By BRUCE DENNILL
Apocalypse Now: Final Cut / Directed by Francis Ford Coppola / 16VL
There are many phrases that come to mind when watching Apocalypse Now (however many times you’ve seen it), but one of the most noteworthy is this: they simply don’t make movies like this anymore.
This is not only a comment on the actual production process, which among much else, involved huge chunks of the script and story being improvised; having the shoot run more than 10 times as long as it was scheduled for; borrowing helicopters from the local government and their army; shooting in monsoon season and having dysentery run through (as it were) the crew; killing a water buffalo live on camera and having director and leading man having mental and physical breakdowns respectively. It’s also an acknowledgement of the scope of the piece – how extraordinarily it satirises and criticises war (and in particular the Vietnam War and the American government that was driving it) and its unrelenting critique of hubris (ironically, given all of production drama) and the collateral damage incurred as a result of pride, whether that’s on powerful people or bit players.
How to best package all of that has long been a challenge for Francis Ford Coppola, who apparently, after the epic shoot, had 240 hours – 10 full days! – of footage to begin editing down. And this on celluloid, with the far more energy-intensive processes required to trim down or streamline enormous swathes of content.
This Final Cut, according to a brief introduction from Coppola before the film starts, is the version the director originally imagined. The original 1979 version featured too little of what he intended, but it was thought that the market could not handle a three hour-plus marathon at the time. His first “director’s cut” – Apocalypse Now: Redux – then had the kitchen sink thrown at it and, in retrospect, Coppola felt that he’d over-corrected. Final Cut sits in the middle of its predecessors in terms of running time, at a breath over three hours, and even though it is a substantial commitment for the viewer, it never feels bloated.
That said, there are still sequences where the film feels like a treatise rather than a war film – even one with a particularly strong message. Captain Willard’s (Martin Sheen) party’s interaction with the French plantation owners is more history lesson than entertainment – important context for the film’s contemporary audience, who would have had diverse opinions on the Vietnam conflict, but something of a luxury here, further developing Willard’s doubts about his mission to kill rogue colonel Kurtz (Marlon Brando), but otherwise not adding too much.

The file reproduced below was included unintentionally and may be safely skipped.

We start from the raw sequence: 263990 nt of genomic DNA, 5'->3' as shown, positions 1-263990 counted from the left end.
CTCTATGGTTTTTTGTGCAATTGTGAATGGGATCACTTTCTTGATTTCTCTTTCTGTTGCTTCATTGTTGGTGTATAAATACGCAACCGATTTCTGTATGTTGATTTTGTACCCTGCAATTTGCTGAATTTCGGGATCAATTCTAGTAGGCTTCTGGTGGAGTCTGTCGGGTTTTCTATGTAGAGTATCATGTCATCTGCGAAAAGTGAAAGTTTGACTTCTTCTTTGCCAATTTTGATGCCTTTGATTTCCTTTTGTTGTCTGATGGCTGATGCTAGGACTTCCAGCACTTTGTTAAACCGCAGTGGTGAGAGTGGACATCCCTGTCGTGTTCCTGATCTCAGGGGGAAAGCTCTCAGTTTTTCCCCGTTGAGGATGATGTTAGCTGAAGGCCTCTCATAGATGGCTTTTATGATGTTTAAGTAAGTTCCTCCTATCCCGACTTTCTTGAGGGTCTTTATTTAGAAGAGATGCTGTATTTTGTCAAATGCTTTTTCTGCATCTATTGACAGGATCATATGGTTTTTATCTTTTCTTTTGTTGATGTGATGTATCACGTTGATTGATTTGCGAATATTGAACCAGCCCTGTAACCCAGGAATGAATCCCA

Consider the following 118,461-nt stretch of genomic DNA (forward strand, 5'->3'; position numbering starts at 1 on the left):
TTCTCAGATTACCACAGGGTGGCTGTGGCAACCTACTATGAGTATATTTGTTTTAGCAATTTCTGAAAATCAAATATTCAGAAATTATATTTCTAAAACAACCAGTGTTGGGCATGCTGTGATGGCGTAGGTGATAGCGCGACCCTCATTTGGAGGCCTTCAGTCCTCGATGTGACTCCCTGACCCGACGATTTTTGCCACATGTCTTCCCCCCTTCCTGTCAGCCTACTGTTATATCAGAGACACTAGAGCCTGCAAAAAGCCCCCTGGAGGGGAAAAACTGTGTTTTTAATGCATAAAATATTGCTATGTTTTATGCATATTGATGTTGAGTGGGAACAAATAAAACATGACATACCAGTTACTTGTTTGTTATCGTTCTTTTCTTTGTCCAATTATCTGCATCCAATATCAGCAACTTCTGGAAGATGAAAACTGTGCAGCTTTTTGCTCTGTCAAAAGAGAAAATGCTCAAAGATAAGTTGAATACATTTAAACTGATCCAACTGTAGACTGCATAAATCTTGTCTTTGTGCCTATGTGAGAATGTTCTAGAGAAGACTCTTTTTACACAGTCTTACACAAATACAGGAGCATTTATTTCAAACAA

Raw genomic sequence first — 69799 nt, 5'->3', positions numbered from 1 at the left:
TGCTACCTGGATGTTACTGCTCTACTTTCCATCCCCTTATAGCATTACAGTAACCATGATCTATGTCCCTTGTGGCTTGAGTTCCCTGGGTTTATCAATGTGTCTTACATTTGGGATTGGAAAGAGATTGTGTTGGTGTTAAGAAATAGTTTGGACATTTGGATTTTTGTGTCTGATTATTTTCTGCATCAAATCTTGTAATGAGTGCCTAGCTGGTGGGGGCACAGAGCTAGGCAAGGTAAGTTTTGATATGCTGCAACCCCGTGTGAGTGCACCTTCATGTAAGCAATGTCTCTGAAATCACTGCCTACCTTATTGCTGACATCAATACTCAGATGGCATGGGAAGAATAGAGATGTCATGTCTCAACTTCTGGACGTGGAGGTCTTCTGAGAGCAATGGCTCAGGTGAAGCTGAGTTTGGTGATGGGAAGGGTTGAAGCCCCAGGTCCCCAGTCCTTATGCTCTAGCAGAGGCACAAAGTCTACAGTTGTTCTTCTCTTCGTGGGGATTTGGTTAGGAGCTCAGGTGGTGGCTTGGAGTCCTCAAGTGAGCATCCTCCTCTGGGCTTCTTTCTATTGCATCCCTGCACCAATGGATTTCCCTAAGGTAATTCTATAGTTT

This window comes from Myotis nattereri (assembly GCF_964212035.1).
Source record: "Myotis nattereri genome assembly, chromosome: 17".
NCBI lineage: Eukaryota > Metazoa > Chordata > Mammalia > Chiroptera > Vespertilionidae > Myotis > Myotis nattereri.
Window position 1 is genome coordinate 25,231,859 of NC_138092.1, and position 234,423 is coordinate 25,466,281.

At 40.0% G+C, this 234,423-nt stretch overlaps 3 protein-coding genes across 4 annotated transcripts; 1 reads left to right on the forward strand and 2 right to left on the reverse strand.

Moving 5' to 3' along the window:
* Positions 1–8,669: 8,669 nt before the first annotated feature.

Brando’s performance – mired in controversy at the time after the actor failed to learn his lines and improvised his part, and also required that his character spend a lot of time in darkness so as to play down the actor’s weight issues at the time – remains murky and mysterious. The legend created around the character, and the archetype he represents (Joseph Conrad’s Heart Of Darkness protagonist and others) helps to make Brando’s time on screen important and significant, but he is not nearly so memorable as some of his colleagues.
That Sheen never became an undeniable A-lister after this project is baffling, though it is perhaps the hardships he endured in getting this job done – battling with alcoholism; having a heart attack while on location – that rather dimmed his appetite for the spotlight. Robert Duvall’s remarkable turn as Lieutenant Colonel Bill Kilgore has lost none of its gonzo power, though. In every iteration of the film, his utterly nuts character provides all the proof that Willard needs to be sure that Kurtz is just a tiny part of the greater problem, rather than its focal point.
Watching this film’s massive set-pieces on an IMAX screen gives them even more thrust and energy than they already had, which is saying something given how stirring Kilgore’s Flight Of The Valkyries attack and other battle scenes already were.
Apocalypse Now: Final Cut does deliver as the most compelling version yet, its visionary aspects outweighing its remaining flaws. And sadly, the activism at its heart is as valid as ever. Some lessons will never be learned, it seems.